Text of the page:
First some good SPOT links:Sequoia/Kings NP Advisory: SPOT emergency calls
How NOT to use SPOT: A newspaper Article: SPOT Satellite Tracker
. This includes the infamous Grand Canyon debacle.
I personally like my SPOT. I don't often go out on an adventure withOUT carrying it. It is not 100% fail safe all the time, but it DOES work. Pretty amazing for a little five-ounce thing, communicating with satellites hundreds of miles away.
SPOTS work best where the sky is completely open, with no obstructions, such as trees or canyon walls, or mountains. They work when there is a line-of-sight to the satellites they are sending to. So... understand that if you are in covered forest, your SPOT may not be able to determine its location, and it may not be able to get a signal out.
On the other hand, signals get out 1 to 2 out of three times when you are hiking. If you are in tracking mode, that means you will get a signal out every 20 or 30 minutes. And that is pretty good, actually.
If you want to be sure a signal gets out, such as at the end of a hiking day, you set it down, punch the OK/Check-in button, and leave it alone for at least half an hour. It sends a signal every 5 minutes, with the idea that at least one signal will reach a satellite. (There are times when there is no reachable satellite in view of the unit.)
The problems occur when people turn them on, punch the OK button, and then shut them off after it blinks that it has sent a signal. If no satellite was in view, no signal will be "seen". Or when people carry them on their belt -- signals will NOT get out. The SPOT II comes with a little case that I attach to my backpack shoulder strap, so it rides like a chip on my shoulder. I also use a second lanyard to secure it in case it breaks free -- that has happened! I am told it works inside a backpack as long as it is facing the sky and at the very top.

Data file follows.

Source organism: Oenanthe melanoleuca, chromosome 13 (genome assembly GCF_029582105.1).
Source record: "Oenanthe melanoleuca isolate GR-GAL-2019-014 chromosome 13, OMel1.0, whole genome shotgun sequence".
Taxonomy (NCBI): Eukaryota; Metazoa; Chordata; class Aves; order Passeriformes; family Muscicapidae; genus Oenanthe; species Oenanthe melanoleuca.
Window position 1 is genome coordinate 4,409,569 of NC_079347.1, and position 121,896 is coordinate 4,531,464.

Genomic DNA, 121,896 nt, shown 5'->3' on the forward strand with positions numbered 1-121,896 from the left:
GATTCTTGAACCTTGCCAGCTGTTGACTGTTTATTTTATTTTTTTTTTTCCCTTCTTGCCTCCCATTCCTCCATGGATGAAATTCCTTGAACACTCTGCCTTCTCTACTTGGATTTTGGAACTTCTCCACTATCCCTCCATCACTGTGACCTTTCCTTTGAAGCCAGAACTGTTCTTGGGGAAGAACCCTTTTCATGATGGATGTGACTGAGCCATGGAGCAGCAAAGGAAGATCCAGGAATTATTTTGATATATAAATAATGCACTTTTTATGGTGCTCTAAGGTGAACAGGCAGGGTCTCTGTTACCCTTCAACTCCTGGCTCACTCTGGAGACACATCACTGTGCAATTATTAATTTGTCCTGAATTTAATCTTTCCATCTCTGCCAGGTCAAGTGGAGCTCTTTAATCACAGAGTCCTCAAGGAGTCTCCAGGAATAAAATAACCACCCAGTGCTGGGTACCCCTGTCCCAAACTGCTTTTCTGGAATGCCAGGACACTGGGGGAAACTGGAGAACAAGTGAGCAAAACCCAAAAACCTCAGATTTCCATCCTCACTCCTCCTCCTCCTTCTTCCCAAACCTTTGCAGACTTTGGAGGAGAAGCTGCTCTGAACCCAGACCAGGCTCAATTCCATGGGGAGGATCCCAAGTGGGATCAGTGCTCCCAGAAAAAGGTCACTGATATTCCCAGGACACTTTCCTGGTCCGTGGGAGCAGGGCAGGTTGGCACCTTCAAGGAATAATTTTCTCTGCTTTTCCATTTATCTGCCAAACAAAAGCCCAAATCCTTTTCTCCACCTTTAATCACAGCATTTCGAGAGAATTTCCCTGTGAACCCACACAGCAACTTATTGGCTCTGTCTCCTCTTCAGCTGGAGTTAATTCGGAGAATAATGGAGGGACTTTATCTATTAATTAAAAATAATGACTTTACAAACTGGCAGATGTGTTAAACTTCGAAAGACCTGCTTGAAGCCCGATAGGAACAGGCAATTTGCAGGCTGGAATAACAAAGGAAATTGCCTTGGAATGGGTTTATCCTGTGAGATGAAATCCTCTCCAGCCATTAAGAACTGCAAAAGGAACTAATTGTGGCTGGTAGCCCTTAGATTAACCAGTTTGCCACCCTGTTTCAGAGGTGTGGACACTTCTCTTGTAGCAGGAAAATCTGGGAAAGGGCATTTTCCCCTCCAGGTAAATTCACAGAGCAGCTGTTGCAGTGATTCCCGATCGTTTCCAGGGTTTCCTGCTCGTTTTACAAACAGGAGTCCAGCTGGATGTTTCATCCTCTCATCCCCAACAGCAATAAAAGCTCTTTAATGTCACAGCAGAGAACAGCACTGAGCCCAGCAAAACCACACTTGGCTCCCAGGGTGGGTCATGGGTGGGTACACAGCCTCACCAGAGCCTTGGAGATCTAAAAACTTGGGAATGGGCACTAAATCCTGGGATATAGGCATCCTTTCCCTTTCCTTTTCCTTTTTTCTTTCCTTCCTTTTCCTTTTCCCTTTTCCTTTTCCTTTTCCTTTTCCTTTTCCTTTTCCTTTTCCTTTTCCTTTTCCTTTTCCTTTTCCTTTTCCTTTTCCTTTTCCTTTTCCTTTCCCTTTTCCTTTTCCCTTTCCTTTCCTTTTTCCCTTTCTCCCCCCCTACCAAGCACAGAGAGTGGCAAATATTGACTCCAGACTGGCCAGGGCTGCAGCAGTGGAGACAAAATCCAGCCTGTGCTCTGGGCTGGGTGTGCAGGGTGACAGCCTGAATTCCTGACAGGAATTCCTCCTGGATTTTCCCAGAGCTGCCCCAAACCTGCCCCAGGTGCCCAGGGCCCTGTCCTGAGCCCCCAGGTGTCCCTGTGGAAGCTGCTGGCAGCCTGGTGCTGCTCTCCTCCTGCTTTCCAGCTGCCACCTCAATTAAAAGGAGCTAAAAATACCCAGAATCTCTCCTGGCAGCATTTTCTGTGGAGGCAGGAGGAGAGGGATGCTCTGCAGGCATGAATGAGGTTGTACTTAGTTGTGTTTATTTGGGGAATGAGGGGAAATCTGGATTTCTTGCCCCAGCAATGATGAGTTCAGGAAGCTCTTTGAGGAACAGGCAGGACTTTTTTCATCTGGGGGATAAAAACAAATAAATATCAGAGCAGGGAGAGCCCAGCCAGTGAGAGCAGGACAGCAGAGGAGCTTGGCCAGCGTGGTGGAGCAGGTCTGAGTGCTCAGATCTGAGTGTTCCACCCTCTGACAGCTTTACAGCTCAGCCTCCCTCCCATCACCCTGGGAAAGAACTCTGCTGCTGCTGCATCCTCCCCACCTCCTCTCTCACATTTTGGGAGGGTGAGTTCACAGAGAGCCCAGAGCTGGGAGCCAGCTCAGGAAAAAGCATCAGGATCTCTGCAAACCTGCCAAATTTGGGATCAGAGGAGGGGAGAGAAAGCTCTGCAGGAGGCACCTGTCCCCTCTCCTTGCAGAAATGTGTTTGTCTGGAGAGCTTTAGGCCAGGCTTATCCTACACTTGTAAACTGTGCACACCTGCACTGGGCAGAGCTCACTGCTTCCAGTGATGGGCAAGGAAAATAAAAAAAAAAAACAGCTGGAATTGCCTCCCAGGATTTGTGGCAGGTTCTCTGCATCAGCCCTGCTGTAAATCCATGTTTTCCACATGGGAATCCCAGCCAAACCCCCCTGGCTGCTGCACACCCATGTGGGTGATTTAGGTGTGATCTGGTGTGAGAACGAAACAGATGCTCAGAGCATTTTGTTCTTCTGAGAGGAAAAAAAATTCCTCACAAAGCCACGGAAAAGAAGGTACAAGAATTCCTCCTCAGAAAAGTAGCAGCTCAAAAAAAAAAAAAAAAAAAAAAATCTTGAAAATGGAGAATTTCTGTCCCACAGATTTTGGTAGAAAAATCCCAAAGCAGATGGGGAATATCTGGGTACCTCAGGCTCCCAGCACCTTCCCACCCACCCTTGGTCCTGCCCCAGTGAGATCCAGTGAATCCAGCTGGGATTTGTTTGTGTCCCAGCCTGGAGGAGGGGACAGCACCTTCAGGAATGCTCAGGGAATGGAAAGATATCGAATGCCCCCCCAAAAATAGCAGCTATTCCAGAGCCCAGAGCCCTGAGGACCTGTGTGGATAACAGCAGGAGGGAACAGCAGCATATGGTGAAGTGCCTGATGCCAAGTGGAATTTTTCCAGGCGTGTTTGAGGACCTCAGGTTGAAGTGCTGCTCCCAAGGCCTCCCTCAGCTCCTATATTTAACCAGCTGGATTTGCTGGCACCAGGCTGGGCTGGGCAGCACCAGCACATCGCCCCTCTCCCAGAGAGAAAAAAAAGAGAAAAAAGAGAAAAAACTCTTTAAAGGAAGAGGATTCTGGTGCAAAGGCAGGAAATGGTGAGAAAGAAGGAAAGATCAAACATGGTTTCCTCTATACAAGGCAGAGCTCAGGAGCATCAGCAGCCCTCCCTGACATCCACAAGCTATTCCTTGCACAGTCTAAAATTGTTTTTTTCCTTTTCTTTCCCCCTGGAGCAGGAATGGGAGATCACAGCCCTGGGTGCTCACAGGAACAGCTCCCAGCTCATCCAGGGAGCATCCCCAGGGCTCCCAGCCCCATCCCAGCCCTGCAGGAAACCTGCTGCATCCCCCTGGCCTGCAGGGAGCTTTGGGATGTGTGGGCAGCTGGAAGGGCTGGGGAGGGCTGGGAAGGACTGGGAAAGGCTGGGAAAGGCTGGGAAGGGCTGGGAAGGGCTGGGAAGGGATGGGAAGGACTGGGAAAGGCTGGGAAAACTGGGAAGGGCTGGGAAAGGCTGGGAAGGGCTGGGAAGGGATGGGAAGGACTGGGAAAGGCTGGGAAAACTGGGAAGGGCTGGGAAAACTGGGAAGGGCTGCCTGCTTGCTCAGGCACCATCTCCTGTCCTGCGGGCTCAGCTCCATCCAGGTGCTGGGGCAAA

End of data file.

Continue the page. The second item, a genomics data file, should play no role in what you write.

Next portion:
One last point: When you use your SPOT, try to designate a qualified person to try to keep an eye on your locations, and also inform them ahead of time, what any special signals might mean. The "Send Help" or Custom Message features have caused confusion in several tales I've seen.
I use mine for two primary reasons: one so that my family at home can see my progress, and be assured that all is well. Second, in the event of an emergency, I can use the 911 feature, and maybe be able to get out more quickly or safely.
I am confident the 911 calls would get out, but maybe just not in the first 5 minutes.
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Two SPOT stories from last June:
My son started the PCT from Canada last June, and he carried my SPOT. It came in handy several times, one to alert rangers in Washington, when his group bailed in white-out snow conditions, hiking down a side trail to a campground that had been closed for several years (unbeknown to the hikers). My call to the area ranger station got a ranger/sheriff up the closed road, and he hauled them out the last ten miles over the closed road. (Read more here
His friend and two others who started with him had a very difficult and slow time coming south, and bailed after 5 days. (Read the post here
) That fellow's SPOT was able to alert his wife where to go to pick him up. The biggest problem is that when he flagged down a jeep on the 4wd trail they were using for the exit, he turned his SPOT off! The lady tried driving a van up that 4wd road, while the hikers were safe in the nearest town. He had switched from SPOT to cell phone messages, but his wife was out of any cellular service area, stopping and calling only from pay phones along the road. By the way, this poor fellow ended up with a month-long recovery from painful trench foot.